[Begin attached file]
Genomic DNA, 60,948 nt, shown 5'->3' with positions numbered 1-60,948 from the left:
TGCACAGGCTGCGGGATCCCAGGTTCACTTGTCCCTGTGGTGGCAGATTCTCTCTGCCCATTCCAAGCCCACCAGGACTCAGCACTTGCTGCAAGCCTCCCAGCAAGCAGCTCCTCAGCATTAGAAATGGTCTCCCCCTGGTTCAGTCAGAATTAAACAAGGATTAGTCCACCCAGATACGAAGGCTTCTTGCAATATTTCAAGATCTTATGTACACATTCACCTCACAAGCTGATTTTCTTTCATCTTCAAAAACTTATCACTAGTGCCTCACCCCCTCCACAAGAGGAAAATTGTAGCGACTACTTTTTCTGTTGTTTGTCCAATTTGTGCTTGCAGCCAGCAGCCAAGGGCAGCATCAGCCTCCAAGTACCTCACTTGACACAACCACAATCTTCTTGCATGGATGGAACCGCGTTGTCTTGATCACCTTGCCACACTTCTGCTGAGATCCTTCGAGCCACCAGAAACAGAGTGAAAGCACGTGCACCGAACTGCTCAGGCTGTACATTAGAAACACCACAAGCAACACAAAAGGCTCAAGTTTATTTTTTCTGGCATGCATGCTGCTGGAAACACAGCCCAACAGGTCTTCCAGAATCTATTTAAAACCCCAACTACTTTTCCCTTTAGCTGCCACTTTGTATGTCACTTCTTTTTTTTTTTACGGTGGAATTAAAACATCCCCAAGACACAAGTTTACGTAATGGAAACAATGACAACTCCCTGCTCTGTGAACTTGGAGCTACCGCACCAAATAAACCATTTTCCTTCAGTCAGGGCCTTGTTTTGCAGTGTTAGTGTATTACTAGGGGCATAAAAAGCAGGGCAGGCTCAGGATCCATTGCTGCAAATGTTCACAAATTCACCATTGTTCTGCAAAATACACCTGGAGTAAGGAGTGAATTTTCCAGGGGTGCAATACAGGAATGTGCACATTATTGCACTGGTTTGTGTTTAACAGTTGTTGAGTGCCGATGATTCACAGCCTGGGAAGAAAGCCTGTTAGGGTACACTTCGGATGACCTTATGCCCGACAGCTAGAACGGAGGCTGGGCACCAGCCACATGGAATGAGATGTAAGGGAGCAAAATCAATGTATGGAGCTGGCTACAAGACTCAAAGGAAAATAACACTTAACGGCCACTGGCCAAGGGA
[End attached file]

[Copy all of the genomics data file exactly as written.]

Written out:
Genomic DNA, 60,948 nt, shown 5'->3' with positions numbered 1-60,948 from the left:
TGCACAGGCTGCGGGATCCCAGGTTCACTTGTCCCTGTGGTGGCAGATTCTCTCTGCCCATTCCAAGCCCACCAGGACTCAGCACTTGCTGCAAGCCTCCCAGCAAGCAGCTCCTCAGCATTAGAAATGGTCTCCCCCTGGTTCAGTCAGAATTAAACAAGGATTAGTCCACCCAGATACGAAGGCTTCTTGCAATATTTCAAGATCTTATGTACACATTCACCTCACAAGCTGATTTTCTTTCATCTTCAAAAACTTATCACTAGTGCCTCACCCCCTCCACAAGAGGAAAATTGTAGCGACTACTTTTTCTGTTGTTTGTCCAATTTGTGCTTGCAGCCAGCAGCCAAGGGCAGCATCAGCCTCCAAGTACCTCACTTGACACAACCACAATCTTCTTGCATGGATGGAACCGCGTTGTCTTGATCACCTTGCCACACTTCTGCTGAGATCCTTCGAGCCACCAGAAACAGAGTGAAAGCACGTGCACCGAACTGCTCAGGCTGTACATTAGAAACACCACAAGCAACACAAAAGGCTCAAGTTTATTTTTTCTGGCATGCATGCTGCTGGAAACACAGCCCAACAGGTCTTCCAGAATCTATTTAAAACCCCAACTACTTTTCCCTTTAGCTGCCACTTTGTATGTCACTTCTTTTTTTTTTTACGGTGGAATTAAAACATCCCCAAGACACAAGTTTACGTAATGGAAACAATGACAACTCCCTGCTCTGTGAACTTGGAGCTACCGCACCAAATAAACCATTTTCCTTCAGTCAGGGCCTTGTTTTGCAGTGTTAGTGTATTACTAGGGGCATAAAAAGCAGGGCAGGCTCAGGATCCATTGCTGCAAATGTTCACAAATTCACCATTGTTCTGCAAAATACACCTGGAGTAAGGAGTGAATTTTCCAGGGGTGCAATACAGGAATGTGCACATTATTGCACTGGTTTGTGTTTAACAGTTGTTGAGTGCCGATGATTCACAGCCTGGGAAGAAAGCCTGTTAGGGTACACTTCGGATGACCTTATGCCCGACAGCTAGAACGGAGGCTGGGCACCAGCCACATGGAATGAGATGTAAGGGAGCAAAATCAATGTATGGAGCTGGCTACAAGACTCAAAGGAAAATAACACTTAACGGCCACTGGCCAAGGGA